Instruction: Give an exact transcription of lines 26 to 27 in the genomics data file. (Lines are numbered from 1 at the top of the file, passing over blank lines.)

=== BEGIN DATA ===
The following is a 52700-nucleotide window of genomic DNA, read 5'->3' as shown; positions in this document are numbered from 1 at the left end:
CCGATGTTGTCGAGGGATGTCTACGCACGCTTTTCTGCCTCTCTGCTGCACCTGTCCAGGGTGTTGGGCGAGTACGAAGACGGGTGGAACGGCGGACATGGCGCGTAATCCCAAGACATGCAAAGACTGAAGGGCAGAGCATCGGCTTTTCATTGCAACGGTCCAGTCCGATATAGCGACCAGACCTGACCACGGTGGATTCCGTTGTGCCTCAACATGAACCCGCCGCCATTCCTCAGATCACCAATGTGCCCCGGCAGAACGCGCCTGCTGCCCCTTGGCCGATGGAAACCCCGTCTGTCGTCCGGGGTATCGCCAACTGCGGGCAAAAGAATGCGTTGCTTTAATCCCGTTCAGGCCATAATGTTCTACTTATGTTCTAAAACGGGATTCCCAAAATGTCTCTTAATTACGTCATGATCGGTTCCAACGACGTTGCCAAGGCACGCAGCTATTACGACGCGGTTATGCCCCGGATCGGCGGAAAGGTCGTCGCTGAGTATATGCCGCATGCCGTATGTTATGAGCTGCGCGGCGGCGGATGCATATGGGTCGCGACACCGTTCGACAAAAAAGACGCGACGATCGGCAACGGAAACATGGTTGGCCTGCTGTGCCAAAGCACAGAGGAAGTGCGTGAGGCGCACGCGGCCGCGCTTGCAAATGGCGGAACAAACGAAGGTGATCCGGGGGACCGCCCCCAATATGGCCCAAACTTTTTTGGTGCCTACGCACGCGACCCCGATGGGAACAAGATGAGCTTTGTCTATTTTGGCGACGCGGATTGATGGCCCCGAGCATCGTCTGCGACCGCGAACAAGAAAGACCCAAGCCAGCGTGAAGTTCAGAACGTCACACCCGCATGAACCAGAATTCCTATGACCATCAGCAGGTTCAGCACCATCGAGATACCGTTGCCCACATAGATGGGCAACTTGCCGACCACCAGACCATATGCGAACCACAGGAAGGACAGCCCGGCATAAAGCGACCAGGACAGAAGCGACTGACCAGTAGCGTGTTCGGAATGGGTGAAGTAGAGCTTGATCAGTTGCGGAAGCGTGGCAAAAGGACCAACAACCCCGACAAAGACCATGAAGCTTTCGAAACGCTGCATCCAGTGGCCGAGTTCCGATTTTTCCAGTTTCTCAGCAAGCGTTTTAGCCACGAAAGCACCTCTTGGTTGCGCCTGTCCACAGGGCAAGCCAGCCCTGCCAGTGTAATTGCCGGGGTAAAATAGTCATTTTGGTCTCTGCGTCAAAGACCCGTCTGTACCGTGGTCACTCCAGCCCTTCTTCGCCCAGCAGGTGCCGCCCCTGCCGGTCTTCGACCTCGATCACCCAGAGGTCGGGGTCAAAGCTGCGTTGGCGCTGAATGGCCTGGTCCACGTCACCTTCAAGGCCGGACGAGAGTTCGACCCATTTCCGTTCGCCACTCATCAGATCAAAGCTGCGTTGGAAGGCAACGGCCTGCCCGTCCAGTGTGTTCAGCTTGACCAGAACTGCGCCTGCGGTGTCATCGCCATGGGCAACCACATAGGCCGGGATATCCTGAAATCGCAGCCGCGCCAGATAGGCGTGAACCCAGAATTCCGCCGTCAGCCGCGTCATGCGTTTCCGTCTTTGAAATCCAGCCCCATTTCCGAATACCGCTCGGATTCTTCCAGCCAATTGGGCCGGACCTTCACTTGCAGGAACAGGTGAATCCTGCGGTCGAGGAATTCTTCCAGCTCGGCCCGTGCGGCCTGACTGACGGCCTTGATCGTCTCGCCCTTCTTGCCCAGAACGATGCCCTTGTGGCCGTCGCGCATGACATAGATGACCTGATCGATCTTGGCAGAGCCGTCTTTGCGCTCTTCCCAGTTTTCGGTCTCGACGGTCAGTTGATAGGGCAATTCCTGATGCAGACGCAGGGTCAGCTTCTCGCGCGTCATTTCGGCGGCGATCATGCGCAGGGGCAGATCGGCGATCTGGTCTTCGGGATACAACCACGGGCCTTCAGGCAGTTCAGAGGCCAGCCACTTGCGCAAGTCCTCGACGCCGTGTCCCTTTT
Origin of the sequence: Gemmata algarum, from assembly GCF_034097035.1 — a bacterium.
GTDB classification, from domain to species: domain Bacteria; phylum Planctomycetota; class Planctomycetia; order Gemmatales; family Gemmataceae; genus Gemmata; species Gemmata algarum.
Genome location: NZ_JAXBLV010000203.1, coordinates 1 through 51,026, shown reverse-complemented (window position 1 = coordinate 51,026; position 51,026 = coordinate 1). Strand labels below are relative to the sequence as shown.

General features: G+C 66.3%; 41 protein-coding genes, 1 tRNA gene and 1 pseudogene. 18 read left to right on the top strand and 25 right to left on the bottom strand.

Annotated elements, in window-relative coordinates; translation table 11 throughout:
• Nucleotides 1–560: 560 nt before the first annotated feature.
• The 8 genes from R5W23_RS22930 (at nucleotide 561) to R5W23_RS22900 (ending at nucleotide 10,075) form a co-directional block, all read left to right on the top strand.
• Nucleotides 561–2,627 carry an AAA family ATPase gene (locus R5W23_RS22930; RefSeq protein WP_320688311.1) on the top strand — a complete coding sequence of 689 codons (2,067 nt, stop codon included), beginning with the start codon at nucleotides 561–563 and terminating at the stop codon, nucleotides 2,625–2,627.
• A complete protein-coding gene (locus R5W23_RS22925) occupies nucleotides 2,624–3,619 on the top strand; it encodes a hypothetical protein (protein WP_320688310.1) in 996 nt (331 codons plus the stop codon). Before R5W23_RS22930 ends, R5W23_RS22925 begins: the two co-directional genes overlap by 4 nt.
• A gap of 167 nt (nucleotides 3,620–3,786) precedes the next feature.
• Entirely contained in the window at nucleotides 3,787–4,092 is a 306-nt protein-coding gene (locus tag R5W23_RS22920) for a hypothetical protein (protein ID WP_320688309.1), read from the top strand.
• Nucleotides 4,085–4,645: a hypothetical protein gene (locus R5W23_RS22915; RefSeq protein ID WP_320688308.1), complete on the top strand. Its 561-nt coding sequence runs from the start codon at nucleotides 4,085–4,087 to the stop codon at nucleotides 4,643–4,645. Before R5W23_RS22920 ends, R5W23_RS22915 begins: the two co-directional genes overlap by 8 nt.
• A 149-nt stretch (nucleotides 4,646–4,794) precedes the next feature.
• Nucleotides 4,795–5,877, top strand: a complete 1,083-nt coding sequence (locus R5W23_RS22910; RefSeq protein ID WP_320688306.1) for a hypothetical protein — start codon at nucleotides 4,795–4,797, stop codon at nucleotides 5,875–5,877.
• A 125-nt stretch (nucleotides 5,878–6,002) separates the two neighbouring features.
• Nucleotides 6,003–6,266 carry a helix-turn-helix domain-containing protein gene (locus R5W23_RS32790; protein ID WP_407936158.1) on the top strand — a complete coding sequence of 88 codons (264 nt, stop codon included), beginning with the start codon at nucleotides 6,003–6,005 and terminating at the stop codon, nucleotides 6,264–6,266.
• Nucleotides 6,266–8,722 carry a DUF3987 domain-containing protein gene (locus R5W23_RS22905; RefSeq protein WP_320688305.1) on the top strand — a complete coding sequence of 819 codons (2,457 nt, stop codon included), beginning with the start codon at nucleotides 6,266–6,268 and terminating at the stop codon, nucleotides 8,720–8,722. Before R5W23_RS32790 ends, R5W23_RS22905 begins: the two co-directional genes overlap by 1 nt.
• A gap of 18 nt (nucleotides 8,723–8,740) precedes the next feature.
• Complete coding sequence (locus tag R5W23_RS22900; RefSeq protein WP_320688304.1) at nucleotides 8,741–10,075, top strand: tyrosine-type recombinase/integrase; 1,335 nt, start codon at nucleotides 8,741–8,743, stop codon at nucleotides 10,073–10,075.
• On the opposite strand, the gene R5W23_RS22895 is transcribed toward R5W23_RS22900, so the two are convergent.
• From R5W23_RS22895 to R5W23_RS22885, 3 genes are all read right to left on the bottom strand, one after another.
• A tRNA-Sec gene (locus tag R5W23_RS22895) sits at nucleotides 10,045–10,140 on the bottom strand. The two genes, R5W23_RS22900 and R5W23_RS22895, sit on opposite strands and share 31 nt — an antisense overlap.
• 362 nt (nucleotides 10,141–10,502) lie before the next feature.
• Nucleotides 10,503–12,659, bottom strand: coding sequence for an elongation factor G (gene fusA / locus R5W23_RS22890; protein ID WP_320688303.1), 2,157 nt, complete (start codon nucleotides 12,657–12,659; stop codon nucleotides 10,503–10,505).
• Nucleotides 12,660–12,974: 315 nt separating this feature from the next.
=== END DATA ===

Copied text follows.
• Nucleotides 10,503–12,659, bottom strand: coding sequence for an elongation factor G (gene fusA / locus R5W23_RS22890; protein ID WP_320688303.1), 2,157 nt, complete (start codon nucleotides 12,657–12,659; stop codon nucleotides 10,503–10,505).
• Nucleotides 12,660–12,974: 315 nt separating this feature from the next.